Of course, I've had my issues and fallings out with the genre. Country caters to a wide audience and a small, albeit vocal, sector of that group loves a good, jingoistic anthem. Not a song, but an anthem. A raise the fist, wave the flag, smack down the brown people type song. Country stations dominate airwaves in traditional, salt-of-the-earth places that love America because they don't see America, and don't like change because it might leave them behind. You can't blame the attitude, but you should want to run from it. As soon as the Darrel Worley pro-war hit "Have You Forgotten?" comes on, I'm back to adult contemporary or NPR. The whole Dixie Chicks thing� I'm still not sure if that was hyped or a high crime. People still bought the album and requested the single. The Chicks ain't goin' nowhere.

It's hard surmounting the part of my personality that thinks I'm too cool for school, and certainly too cool for shit-kickin' popular country music. After all, I'm not talking about the Old 97s or Whiskeytown. They're good bands, but they�re not Garth Brooks. Some would say "Hallelujah!" to that, and I would agree with the sentiment often. But there's a time and place for everything, including my sneering hipster taste. This is straightforward music about family, fun, and love. Nobody can say there's anything wrong with that. Maybe it's not your cup of tea, but that doesn't mean it can't be my long-necked bottle.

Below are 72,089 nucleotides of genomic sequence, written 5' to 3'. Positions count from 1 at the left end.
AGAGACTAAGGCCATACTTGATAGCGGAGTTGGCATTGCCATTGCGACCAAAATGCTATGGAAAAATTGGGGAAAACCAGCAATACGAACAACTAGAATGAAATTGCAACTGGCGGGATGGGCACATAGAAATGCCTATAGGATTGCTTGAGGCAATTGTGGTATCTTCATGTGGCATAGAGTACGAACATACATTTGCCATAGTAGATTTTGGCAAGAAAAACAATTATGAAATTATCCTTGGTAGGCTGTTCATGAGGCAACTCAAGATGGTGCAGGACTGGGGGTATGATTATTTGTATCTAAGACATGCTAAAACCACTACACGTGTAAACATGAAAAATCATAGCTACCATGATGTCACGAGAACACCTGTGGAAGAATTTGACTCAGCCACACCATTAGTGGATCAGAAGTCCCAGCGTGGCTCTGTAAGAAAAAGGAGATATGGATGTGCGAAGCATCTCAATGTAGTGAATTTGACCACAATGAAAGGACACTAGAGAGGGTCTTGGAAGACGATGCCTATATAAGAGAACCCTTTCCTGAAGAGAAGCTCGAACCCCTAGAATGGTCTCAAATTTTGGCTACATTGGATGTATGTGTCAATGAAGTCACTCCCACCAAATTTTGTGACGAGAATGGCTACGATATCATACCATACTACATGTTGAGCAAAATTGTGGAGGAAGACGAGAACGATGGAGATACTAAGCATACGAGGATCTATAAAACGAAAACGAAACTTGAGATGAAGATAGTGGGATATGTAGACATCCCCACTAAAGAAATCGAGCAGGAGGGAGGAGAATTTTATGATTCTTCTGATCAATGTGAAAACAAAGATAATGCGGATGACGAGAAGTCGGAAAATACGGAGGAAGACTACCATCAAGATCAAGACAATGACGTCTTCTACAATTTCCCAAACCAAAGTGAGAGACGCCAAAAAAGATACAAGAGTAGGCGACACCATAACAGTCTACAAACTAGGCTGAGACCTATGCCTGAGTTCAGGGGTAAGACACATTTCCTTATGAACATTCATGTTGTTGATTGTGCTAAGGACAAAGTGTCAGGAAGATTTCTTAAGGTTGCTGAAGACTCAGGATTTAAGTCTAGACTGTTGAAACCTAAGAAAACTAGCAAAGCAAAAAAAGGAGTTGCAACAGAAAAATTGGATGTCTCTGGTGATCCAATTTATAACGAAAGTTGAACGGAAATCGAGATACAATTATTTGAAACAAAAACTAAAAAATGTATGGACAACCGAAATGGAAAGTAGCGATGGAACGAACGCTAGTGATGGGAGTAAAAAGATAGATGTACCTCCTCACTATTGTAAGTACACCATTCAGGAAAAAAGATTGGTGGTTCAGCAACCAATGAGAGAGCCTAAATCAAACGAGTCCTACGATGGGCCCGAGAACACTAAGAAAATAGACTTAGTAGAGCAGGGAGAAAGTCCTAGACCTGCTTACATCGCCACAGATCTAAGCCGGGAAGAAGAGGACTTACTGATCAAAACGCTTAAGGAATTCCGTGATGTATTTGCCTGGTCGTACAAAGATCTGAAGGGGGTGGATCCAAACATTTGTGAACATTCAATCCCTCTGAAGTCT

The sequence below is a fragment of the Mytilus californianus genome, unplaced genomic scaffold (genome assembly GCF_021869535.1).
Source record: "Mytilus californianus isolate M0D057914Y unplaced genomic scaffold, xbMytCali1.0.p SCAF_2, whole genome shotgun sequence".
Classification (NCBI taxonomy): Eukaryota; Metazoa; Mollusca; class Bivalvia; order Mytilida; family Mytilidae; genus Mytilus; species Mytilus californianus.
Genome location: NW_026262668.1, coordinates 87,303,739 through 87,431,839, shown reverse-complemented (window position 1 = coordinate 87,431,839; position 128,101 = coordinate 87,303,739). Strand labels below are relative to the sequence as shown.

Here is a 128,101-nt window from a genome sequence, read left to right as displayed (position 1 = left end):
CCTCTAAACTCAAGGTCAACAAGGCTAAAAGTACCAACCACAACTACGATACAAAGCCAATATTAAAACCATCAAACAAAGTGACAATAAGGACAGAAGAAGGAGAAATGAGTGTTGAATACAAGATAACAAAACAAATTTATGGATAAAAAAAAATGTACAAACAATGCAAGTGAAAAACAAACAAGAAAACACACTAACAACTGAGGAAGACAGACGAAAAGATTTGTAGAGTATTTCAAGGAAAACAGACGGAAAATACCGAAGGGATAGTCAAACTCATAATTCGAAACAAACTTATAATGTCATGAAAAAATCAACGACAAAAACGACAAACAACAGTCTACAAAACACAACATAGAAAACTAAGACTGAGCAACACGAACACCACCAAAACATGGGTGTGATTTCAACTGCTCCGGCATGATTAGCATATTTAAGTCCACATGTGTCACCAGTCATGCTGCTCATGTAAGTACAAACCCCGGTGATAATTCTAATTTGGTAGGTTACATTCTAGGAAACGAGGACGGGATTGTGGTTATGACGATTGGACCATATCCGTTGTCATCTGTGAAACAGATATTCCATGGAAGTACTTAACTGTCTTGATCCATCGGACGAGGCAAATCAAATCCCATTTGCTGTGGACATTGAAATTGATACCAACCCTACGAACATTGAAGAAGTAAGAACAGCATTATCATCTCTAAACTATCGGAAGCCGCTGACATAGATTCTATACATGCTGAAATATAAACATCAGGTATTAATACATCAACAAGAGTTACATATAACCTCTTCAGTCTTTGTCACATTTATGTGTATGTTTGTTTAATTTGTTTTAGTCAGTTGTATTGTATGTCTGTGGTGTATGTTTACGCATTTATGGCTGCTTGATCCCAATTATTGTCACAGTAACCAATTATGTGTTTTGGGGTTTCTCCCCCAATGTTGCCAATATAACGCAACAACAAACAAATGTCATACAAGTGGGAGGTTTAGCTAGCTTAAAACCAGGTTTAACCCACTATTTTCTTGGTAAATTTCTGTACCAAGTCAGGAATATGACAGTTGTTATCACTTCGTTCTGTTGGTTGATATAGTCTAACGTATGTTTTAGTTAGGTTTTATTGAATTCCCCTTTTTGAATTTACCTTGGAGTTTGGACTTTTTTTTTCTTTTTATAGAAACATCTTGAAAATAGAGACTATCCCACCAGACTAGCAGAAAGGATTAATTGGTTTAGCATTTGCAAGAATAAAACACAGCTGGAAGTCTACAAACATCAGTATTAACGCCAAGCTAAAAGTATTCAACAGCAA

Chicago has one country station and many think that is too much. US99 (99.5 FM) plays the usual mix of "today's country hits" and that's fine with me. I didn't listen too often during winter's chill. Country makes the heart bleed, and in this climate, it will surely freeze. So I save country for the ends of warmish days. I listen on my way home, driving with the sun setting over my shoulder and yellowing light ahead of me. The songs are all about nostalgia, maybe for times and places that never existed, but the sense of longing is pronounced.

I pull my car into my normal spot on the street, stalling in the dying light. I'll go inside in a minute, but let me finish the song. Let me sing along, remembering something that never was, hoping for something that will never be, and reveling in how life pulls punches on even the most deserving cowgirl.


About the Author(s)

Shylo Bisnett has a tear in her beer ('cuz she's missin' you, dear) at Use Your Hands.